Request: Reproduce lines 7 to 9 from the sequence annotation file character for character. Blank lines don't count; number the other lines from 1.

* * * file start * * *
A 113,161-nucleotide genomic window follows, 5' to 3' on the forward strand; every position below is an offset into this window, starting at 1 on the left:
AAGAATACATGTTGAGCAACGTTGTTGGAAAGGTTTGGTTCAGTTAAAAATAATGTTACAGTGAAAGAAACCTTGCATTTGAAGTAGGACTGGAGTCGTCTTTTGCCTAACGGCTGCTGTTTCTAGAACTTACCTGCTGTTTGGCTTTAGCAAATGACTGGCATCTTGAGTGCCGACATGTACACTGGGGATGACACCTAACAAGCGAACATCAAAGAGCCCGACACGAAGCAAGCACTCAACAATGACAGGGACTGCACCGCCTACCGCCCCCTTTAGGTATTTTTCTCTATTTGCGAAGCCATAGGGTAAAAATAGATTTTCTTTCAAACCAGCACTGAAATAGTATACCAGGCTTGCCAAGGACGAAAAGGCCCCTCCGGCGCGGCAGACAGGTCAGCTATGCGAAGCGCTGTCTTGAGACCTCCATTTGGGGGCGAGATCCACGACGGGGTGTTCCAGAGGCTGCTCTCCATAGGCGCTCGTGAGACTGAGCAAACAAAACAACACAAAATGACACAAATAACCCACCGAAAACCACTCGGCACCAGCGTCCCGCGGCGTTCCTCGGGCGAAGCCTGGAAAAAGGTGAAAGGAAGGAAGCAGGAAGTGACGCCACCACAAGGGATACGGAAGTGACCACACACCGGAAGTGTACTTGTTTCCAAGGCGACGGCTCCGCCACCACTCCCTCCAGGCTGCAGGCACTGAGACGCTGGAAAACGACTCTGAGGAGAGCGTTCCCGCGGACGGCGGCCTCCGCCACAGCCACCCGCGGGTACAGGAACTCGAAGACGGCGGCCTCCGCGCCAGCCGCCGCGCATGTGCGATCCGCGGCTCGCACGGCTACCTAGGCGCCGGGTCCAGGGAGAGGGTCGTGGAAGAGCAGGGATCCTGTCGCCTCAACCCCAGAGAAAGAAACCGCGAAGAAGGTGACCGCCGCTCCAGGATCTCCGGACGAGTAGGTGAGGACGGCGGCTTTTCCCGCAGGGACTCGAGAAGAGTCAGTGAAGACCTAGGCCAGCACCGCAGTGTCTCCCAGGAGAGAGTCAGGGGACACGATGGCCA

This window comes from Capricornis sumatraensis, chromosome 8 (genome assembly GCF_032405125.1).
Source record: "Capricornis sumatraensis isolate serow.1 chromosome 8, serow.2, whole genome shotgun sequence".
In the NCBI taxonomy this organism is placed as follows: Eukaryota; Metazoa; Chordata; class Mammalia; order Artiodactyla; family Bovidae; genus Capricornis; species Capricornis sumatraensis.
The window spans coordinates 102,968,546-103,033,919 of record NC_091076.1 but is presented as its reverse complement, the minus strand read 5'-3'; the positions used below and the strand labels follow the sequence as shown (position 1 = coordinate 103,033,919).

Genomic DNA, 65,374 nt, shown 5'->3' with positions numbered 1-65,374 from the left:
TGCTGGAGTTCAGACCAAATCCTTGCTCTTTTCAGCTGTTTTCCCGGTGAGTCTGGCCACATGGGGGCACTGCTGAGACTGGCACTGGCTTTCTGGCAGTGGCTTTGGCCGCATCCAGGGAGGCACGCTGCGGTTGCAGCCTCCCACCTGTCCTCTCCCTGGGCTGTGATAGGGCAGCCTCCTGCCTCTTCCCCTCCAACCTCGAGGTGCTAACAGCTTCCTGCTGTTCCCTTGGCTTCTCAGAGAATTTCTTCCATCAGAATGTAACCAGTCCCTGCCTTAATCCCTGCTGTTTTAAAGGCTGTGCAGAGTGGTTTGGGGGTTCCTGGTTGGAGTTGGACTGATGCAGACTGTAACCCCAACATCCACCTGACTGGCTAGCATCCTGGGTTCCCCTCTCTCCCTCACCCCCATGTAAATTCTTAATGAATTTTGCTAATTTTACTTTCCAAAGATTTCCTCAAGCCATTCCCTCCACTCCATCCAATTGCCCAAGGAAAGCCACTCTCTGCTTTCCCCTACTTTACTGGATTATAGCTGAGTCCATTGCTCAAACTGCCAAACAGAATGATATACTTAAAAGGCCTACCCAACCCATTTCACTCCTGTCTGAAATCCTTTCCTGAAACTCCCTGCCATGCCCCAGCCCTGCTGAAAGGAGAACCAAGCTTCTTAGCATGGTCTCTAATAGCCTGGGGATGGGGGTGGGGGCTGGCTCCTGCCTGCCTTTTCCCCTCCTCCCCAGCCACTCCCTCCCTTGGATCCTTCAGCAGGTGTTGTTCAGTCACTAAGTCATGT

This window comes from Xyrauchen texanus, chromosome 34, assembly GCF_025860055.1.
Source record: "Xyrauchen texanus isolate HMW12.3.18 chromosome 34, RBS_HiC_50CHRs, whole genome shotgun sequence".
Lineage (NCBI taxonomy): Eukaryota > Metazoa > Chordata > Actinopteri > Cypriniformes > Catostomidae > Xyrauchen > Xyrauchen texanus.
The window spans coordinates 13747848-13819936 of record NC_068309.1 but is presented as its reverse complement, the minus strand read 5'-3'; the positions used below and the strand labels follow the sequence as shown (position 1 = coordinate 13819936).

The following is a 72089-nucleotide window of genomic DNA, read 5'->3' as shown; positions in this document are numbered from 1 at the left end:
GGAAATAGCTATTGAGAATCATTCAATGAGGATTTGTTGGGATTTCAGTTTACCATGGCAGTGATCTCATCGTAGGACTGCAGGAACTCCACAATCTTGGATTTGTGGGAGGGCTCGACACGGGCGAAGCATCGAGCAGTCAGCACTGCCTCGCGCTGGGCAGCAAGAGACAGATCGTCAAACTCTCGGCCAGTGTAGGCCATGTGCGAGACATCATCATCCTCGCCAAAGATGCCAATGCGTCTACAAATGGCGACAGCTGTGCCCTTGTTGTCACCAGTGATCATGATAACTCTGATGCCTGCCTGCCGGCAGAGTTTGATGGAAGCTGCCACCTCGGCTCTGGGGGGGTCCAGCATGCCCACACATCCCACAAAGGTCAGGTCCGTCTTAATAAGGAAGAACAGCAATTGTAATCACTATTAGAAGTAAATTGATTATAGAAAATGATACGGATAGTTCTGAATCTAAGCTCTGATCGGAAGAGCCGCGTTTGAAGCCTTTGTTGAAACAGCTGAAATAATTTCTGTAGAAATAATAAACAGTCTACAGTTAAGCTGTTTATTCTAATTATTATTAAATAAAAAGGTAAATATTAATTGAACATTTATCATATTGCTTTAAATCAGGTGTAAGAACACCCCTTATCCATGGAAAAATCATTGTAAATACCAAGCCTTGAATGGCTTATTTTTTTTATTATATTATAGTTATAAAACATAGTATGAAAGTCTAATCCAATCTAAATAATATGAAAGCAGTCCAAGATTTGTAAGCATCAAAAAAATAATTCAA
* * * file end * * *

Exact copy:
Genomic DNA, 65,374 nt, shown 5'->3' with positions numbered 1-65,374 from the left:
TGCTGGAGTTCAGACCAAATCCTTGCTCTTTTCAGCTGTTTTCCCGGTGAGTCTGGCCACATGGGGGCACTGCTGAGACTGGCACTGGCTTTCTGGCAGTGGCTTTGGCCGCATCCAGGGAGGCACGCTGCGGTTGCAGCCTCCCACCTGTCCTCTCCCTGGGCTGTGATAGGGCAGCCTCCTGCCTCTTCCCCTCCAACCTCGAGGTGCTAACAGCTTCCTGCTGTTCCCTTGGCTTCTCAGAGAATTTCTTCCATCAGAATGTAACCAGTCCCTGCCTTAATCCCTGCTGTTTTAAAGGCTGTGCAGAGTGGTTTGGGGGTTCCTGGTTGGAGTTGGACTGATGCAGACTGTAACCCCAACATCCACCTGACTGGCTAGCATCCTGGGTTCCCCTCTCTCCCTCACCCCCATGTAAATTCTTAATGAATTTTGCTAATTTTACTTTCCAAAGATTTCCTCAAGCCATTCCCTCCACTCCATCCAATTGCCCAAGGAAAGCCACTCTCTGCTTTCCCCTACTTTACTGGATTATAGCTGAGTCCATTGCTCAAACTGCCAAACAGAATGATATACTTAAAAGGCCTACCCAACCCATTTCACTCCTGTCTGAAATCCTTTCCTGAAACTCCCTGCCATGCCCCAGCCCTGCTGAAAGGAGAACCAAGCTTCTTAGCATGGTCTCTAATAGCCTGGGGATGGGGGTGGGGGCTGGCTCCTGCCTGCCTTTTCCCCTCCTCCCCAGCCACTCCCTCCCTTGGATCCTTCAGCAGGTGTTGTTCAGTCACTAAGTCATGT

This window comes from Xyrauchen texanus, chromosome 34, assembly GCF_025860055.1.